Between doctors being quick to the draw and women needing better understanding, Cesarean section rates are on the rise.
According to ABC News, "It is now the most common surgical procedure in American hospitals: one in every three babies in the U.S. now come into the world by caesarian section."
What we need here, ladies is information.
Here is a list of Rights of Childbearing Women that will come in handy:
* Every woman has the right to information about the professional identity and qualifications of those involved with her care, and to know when those involved are trainees.*
* Every woman has the right to full and clear information about benefits, risks and costs of the procedures, drugs, tests and treatments offered to her, and of all other reasonable options, including no intervention.* She should receive this information about all interventions that are likely to be offered during labor and birth well before the onset of labor.
* Every woman has the right to accept or refuse procedures, drugs, tests and treatments, and to have her choices honored. She has the right to change her mind.* (Please note that this established legal right has been challenged in a number of recent cases.)
* Every woman has the right to freedom of movement during labor, unencumbered by tubes, wires or other apparatus. She also has the right to give birth in the position of her choice.*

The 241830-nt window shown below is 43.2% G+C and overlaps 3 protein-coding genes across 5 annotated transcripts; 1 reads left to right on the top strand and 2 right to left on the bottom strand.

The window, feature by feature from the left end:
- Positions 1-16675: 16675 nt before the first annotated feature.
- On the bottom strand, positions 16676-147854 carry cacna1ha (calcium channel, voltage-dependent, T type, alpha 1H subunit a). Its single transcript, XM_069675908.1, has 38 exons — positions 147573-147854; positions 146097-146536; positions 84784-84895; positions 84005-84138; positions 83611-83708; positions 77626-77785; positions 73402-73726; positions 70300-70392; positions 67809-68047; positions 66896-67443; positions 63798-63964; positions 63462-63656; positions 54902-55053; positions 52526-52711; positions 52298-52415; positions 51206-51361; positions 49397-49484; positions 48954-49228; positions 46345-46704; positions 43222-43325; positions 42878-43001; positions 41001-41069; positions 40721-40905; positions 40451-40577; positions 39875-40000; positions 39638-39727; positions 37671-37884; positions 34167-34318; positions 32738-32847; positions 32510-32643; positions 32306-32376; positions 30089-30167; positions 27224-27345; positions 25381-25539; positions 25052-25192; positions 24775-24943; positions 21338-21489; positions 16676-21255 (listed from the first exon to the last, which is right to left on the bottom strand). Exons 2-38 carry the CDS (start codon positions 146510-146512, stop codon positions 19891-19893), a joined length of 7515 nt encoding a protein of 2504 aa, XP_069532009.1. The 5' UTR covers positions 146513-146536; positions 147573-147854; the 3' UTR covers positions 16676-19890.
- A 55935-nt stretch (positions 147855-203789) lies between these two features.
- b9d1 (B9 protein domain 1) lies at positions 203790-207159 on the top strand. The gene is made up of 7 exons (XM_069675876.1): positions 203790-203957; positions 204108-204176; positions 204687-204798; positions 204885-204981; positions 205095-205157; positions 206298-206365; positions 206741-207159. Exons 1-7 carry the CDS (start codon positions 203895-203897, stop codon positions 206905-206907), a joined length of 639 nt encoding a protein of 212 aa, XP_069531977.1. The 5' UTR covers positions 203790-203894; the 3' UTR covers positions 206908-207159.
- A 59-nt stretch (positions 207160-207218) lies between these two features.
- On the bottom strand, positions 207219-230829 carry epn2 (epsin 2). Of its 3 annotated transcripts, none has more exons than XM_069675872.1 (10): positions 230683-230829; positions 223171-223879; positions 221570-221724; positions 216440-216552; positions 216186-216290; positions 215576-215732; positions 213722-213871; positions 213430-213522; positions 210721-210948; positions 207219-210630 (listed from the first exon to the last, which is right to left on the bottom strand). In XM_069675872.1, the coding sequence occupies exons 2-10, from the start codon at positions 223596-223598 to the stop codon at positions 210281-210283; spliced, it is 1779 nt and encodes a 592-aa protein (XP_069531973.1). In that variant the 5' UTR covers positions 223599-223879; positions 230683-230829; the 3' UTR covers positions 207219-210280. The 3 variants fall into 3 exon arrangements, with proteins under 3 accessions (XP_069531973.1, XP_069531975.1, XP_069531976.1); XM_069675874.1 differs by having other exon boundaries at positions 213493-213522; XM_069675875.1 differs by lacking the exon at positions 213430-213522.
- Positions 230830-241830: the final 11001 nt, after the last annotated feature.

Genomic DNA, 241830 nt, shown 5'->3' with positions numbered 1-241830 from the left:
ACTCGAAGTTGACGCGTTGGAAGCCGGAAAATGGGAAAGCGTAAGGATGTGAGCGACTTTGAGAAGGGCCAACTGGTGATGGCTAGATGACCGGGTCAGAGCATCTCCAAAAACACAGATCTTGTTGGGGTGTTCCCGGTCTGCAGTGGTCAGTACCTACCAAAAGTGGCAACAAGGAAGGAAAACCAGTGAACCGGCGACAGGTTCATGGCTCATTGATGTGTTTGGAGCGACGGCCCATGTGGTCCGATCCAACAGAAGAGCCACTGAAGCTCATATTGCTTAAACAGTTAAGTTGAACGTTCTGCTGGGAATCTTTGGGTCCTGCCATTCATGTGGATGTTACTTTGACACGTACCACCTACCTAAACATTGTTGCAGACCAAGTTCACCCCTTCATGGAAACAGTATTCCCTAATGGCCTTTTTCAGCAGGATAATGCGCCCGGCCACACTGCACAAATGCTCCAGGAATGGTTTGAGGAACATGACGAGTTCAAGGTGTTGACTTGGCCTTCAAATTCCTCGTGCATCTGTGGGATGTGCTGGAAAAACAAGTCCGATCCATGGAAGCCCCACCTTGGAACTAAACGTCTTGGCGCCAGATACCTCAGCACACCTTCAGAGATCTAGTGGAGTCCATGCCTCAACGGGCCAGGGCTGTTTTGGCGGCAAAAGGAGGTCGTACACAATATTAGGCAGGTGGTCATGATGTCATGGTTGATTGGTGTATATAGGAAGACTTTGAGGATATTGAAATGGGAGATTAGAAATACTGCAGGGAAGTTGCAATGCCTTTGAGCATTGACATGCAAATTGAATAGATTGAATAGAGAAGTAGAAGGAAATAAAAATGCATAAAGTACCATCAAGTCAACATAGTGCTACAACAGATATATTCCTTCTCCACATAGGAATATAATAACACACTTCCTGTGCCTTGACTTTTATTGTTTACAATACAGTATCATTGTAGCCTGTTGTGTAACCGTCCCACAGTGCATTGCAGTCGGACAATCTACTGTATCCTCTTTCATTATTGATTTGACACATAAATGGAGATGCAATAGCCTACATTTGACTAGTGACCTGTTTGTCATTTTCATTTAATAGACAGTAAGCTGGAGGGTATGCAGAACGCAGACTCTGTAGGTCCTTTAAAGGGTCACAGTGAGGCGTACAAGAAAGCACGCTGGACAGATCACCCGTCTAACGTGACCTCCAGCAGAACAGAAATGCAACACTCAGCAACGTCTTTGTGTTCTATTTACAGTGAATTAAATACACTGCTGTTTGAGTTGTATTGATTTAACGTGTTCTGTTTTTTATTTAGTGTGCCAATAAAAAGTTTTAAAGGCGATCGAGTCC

Check out the website for more info.
I have attended births and have heard stories from friends, and I will not lie. It can be a fight. These rights exist, but medical staff tend to be more content when the laboring mother is nicely tucked away on her bed without a voice, cut and done so they can leave at their shift's end.
The fear factor is a major manipulation tool to get the woman to comply without questions. To think fast on one's feet is not easy when one's baby is 'at stake.' But this does not need to be. That is one reason it is VITAL to have a doula/labor coach as a support for the woman at birth.
After seeing 20 minutes of normal fetal monitoring, staff are usually willing to unhook the device. If they don't offer it, the mother can request it.
Labor pain increases when the woman is lying on her back. So once, the fetal monitoring plugs are off, get up and move!! The gravity will greatly work to her advantage in terms of pain reduction, positioning the baby correctly, and letting the body find its rhythm.
With the hospital setting being often a foreign and intrusive space for the birthing woman, I feel home births with a qualified mid-wife is the best way to go. And many women feel the same way. I mentioned it to a friend recently, and she recoiled in horror. "Birth at home?!" And yet, that is how it was done before our "civilized" society...
Yet, today we have the backing of technology. It is even BETTER than how it was!
I am all for medical intervention when it is needed. But the fact is the hospital setting is its own battleground...
Know our rights and know what works.
Check it out: